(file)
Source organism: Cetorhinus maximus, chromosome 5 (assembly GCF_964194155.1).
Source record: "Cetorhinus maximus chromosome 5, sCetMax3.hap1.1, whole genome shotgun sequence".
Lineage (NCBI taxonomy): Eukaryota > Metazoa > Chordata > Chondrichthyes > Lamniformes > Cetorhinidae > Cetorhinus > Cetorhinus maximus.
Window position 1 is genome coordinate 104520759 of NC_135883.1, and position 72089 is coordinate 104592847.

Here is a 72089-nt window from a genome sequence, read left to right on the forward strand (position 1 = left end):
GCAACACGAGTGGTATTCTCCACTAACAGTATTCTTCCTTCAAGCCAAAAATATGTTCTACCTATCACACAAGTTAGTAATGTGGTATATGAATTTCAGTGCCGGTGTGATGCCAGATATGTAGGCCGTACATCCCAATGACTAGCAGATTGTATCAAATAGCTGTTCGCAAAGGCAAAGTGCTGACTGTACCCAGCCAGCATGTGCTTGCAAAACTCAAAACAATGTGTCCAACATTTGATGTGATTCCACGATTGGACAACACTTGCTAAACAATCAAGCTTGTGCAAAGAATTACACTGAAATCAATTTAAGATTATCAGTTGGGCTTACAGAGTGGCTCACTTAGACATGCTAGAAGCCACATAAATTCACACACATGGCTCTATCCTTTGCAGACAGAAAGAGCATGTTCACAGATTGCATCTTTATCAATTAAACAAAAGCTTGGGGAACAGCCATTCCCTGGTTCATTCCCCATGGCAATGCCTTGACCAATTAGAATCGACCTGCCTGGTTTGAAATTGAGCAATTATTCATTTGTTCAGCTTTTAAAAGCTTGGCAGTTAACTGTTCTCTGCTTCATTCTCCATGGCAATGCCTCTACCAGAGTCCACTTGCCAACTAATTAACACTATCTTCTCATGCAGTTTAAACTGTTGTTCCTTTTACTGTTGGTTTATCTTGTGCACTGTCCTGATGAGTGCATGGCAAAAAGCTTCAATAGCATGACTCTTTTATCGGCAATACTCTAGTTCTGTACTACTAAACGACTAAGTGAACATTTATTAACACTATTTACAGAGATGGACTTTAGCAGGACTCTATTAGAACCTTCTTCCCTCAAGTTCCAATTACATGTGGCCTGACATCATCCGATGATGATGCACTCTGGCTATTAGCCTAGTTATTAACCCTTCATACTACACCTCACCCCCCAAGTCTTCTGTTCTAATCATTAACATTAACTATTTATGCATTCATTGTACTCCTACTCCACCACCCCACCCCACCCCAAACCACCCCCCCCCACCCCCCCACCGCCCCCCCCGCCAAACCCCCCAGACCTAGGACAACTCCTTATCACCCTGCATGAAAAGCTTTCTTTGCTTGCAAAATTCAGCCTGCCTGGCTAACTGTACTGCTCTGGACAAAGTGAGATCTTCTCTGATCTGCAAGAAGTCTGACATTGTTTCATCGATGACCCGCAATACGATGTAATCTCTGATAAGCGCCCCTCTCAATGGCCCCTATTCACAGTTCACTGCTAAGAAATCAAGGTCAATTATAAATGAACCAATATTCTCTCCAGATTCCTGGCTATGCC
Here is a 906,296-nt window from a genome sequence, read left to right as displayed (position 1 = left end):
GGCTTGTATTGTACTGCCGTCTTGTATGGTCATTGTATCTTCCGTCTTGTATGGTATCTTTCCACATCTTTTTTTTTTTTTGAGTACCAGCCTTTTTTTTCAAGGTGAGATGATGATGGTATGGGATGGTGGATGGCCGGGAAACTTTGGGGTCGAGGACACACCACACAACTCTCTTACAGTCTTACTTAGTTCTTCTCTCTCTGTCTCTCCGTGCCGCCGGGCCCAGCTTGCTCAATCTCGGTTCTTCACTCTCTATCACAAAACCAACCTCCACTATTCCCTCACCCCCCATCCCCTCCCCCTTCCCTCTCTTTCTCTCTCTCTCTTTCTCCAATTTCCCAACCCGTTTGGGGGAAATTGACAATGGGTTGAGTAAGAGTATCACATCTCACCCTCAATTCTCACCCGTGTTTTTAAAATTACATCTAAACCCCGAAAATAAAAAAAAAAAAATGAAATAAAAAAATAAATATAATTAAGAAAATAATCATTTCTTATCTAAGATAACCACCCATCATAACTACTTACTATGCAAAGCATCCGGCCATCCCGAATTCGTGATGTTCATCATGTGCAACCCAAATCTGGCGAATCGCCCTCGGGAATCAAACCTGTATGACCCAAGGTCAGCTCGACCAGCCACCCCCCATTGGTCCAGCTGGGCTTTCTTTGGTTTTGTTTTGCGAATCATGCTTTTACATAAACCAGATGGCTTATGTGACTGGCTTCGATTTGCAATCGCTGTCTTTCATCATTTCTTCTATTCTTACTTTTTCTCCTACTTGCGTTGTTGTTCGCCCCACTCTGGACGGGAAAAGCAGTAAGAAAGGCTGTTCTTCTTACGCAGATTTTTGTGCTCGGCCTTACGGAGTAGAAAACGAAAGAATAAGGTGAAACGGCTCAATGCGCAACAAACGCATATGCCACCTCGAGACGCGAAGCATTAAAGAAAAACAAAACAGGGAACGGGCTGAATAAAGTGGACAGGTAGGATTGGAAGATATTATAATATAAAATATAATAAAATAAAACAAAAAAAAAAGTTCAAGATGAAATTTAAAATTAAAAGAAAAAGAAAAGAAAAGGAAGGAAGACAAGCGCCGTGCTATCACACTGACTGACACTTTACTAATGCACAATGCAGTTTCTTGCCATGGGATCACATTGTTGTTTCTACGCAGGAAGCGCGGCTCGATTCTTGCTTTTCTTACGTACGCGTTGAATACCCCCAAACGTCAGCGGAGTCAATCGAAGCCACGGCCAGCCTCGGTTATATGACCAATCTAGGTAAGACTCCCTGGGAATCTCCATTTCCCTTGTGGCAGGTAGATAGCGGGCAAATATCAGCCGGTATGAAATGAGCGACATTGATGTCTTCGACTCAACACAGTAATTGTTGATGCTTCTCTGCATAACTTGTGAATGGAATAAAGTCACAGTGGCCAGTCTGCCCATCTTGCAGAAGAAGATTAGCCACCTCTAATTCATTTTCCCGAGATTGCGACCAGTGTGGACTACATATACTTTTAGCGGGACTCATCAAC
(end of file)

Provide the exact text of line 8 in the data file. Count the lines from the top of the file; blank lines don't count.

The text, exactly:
GGCTTGTATTGTACTGCCGTCTTGTATGGTCATTGTATCTTCCGTCTTGTATGGTATCTTTCCACATCTTTTTTTTTTTTTGAGTACCAGCCTTTTTTTTCAAGGTGAGATGATGATGGTATGGGATGGTGGATGGCCGGGAAACTTTGGGGTCGAGGACACACCACACAACTCTCTTACAGTCTTACTTAGTTCTTCTCTCTCTGTCTCTCCGTGCCGCCGGGCCCAGCTTGCTCAATCTCGGTTCTTCACTCTCTATCACAAAACCAACCTCCACTATTCCCTCACCCCCCATCCCCTCCCCCTTCCCTCTCTTTCTCTCTCTCTCTTTCTCCAATTTCCCAACCCGTTTGGGGGAAATTGACAATGGGTTGAGTAAGAGTATCACATCTCACCCTCAATTCTCACCCGTGTTTTTAAAATTACATCTAAACCCCGAAAATAAAAAAAAAAAAATGAAATAAAAAAATAAATATAATTAAGAAAATAATCATTTCTTATCTAAGATAACCACCCATCATAACTACTTACTATGCAAAGCATCCGGCCATCCCGAATTCGTGATGTTCATCATGTGCAACCCAAATCTGGCGAATCGCCCTCGGGAATCAAACCTGTATGACCCAAGGTCAGCTCGACCAGCCACCCCCCATTGGTCCAGCTGGGCTTTCTTTGGTTTTGTTTTGCGAATCATGCTTTTACATAAACCAGATGGCTTATGTGACTGGCTTCGATTTGCAATCGCTGTCTTTCATCATTTCTTCTATTCTTACTTTTTCTCCTACTTGCGTTGTTGTTCGCCCCACTCTGGACGGGAAAAGCAGTAAGAAAGGCTGTTCTTCTTACGCAGATTTTTGTGCTCGGCCTTACGGAGTAGAAAACGAAAGAATAAGGTGAAACGGCTCAATGCGCAACAAACGCATATGCCACCTCGAGACGCGAAGCATTAAAGAAAAACAAAACAGGGAACGGGCTGAATAAAGTGGACAGGTAGGATTGGAAGATATTATAATATAAAATATAATAAAATAAAACAAAAAAAAAAGTTCAAGATGAAATTTAAAATTAAAAGAAAAAGAAAAGAAAAGGAAGGAAGACAAGCGCCGTGCTATCACACTGACTGACACTTTACTAATGCACAATGCAGTTTCTTGCCATGGGATCACATTGTTGTTTCTACGCAGGAAGCGCGGCTCGATTCTTGCTTTTCTTACGTACGCGTTGAATACCCCCAAACGTCAGCGGAGTCAATCGAAGCCACGGCCAGCCTCGGTTATATGACCAATCTAGGTAAGACTCCCTGGGAATCTCCATTTCCCTTGTGGCAGGTAGATAGCGGGCAAATATCAGCCGGTATGAAATGAGCGACATTGATGTCTTCGACTCAACACAGTAATTGTTGATGCTTCTCTGCATAACTTGTGAATGGAATAAAGTCACAGTGGCCAGTCTGCCCATCTTGCAGAAGAAGATTAGCCACCTCTAATTCATTTTCCCGAGATTGCGACCAGTGTGGACTACATATACTTTTAGCGGGACTCATCAAC